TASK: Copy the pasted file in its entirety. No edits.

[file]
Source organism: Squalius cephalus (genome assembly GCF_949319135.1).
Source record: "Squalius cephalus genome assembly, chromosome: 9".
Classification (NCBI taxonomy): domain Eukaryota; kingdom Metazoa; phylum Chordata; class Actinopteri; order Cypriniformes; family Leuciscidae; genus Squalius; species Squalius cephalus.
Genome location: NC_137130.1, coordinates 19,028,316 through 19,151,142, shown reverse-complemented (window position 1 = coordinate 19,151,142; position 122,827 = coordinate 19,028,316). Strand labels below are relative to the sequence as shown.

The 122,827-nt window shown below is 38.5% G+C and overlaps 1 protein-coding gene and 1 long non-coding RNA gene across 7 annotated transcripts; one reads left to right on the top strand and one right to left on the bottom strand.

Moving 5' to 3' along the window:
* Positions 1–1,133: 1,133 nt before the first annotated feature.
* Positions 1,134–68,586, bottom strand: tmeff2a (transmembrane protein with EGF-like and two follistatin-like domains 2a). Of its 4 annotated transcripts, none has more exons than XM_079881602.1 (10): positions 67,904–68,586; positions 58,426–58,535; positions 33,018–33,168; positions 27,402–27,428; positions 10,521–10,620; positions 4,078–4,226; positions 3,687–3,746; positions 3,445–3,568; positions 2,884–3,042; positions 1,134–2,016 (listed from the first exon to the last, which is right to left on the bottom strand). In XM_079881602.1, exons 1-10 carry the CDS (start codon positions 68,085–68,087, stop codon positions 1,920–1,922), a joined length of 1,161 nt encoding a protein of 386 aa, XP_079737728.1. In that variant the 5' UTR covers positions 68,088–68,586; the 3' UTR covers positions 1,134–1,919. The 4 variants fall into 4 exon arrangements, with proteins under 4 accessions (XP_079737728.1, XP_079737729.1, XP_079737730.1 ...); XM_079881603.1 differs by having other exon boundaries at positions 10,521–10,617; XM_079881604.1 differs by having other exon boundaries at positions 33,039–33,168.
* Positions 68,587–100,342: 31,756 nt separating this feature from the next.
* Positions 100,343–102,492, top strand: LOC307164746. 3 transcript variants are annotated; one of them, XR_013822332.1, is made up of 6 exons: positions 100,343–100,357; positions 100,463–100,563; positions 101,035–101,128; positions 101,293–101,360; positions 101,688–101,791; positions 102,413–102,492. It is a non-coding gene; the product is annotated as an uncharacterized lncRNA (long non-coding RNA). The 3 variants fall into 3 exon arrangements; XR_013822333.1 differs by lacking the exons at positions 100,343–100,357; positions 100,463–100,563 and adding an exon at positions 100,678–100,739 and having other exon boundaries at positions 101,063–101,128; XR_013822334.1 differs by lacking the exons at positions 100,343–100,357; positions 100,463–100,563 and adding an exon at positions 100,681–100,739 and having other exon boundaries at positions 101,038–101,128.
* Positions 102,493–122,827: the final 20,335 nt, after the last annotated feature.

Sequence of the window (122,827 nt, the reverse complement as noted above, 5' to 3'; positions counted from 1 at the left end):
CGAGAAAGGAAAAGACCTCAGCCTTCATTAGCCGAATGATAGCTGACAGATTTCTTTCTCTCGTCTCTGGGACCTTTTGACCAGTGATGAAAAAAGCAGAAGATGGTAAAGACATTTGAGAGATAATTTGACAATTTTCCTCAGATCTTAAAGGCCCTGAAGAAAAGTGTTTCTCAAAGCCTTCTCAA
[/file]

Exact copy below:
Source organism: Squalius cephalus (genome assembly GCF_949319135.1).
Source record: "Squalius cephalus genome assembly, chromosome: 9".
Classification (NCBI taxonomy): domain Eukaryota; kingdom Metazoa; phylum Chordata; class Actinopteri; order Cypriniformes; family Leuciscidae; genus Squalius; species Squalius cephalus.
Genome location: NC_137130.1, coordinates 19,028,316 through 19,151,142, shown reverse-complemented (window position 1 = coordinate 19,151,142; position 122,827 = coordinate 19,028,316). Strand labels below are relative to the sequence as shown.

The 122,827-nt window shown below is 38.5% G+C and overlaps 1 protein-coding gene and 1 long non-coding RNA gene across 7 annotated transcripts; one reads left to right on the top strand and one right to left on the bottom strand.

Moving 5' to 3' along the window:
* Positions 1–1,133: 1,133 nt before the first annotated feature.
* Positions 1,134–68,586, bottom strand: tmeff2a (transmembrane protein with EGF-like and two follistatin-like domains 2a). Of its 4 annotated transcripts, none has more exons than XM_079881602.1 (10): positions 67,904–68,586; positions 58,426–58,535; positions 33,018–33,168; positions 27,402–27,428; positions 10,521–10,620; positions 4,078–4,226; positions 3,687–3,746; positions 3,445–3,568; positions 2,884–3,042; positions 1,134–2,016 (listed from the first exon to the last, which is right to left on the bottom strand). In XM_079881602.1, exons 1-10 carry the CDS (start codon positions 68,085–68,087, stop codon positions 1,920–1,922), a joined length of 1,161 nt encoding a protein of 386 aa, XP_079737728.1. In that variant the 5' UTR covers positions 68,088–68,586; the 3' UTR covers positions 1,134–1,919. The 4 variants fall into 4 exon arrangements, with proteins under 4 accessions (XP_079737728.1, XP_079737729.1, XP_079737730.1 ...); XM_079881603.1 differs by having other exon boundaries at positions 10,521–10,617; XM_079881604.1 differs by having other exon boundaries at positions 33,039–33,168.
* Positions 68,587–100,342: 31,756 nt separating this feature from the next.
* Positions 100,343–102,492, top strand: LOC307164746. 3 transcript variants are annotated; one of them, XR_013822332.1, is made up of 6 exons: positions 100,343–100,357; positions 100,463–100,563; positions 101,035–101,128; positions 101,293–101,360; positions 101,688–101,791; positions 102,413–102,492. It is a non-coding gene; the product is annotated as an uncharacterized lncRNA (long non-coding RNA). The 3 variants fall into 3 exon arrangements; XR_013822333.1 differs by lacking the exons at positions 100,343–100,357; positions 100,463–100,563 and adding an exon at positions 100,678–100,739 and having other exon boundaries at positions 101,063–101,128; XR_013822334.1 differs by lacking the exons at positions 100,343–100,357; positions 100,463–100,563 and adding an exon at positions 100,681–100,739 and having other exon boundaries at positions 101,038–101,128.
* Positions 102,493–122,827: the final 20,335 nt, after the last annotated feature.

Sequence of the window (122,827 nt, the reverse complement as noted above, 5' to 3'; positions counted from 1 at the left end):
CGAGAAAGGAAAAGACCTCAGCCTTCATTAGCCGAATGATAGCTGACAGATTTCTTTCTCTCGTCTCTGGGACCTTTTGACCAGTGATGAAAAAAGCAGAAGATGGTAAAGACATTTGAGAGATAATTTGACAATTTTCCTCAGATCTTAAAGGCCCTGAAGAAAAGTGTTTCTCAAAGCCTTCTCAA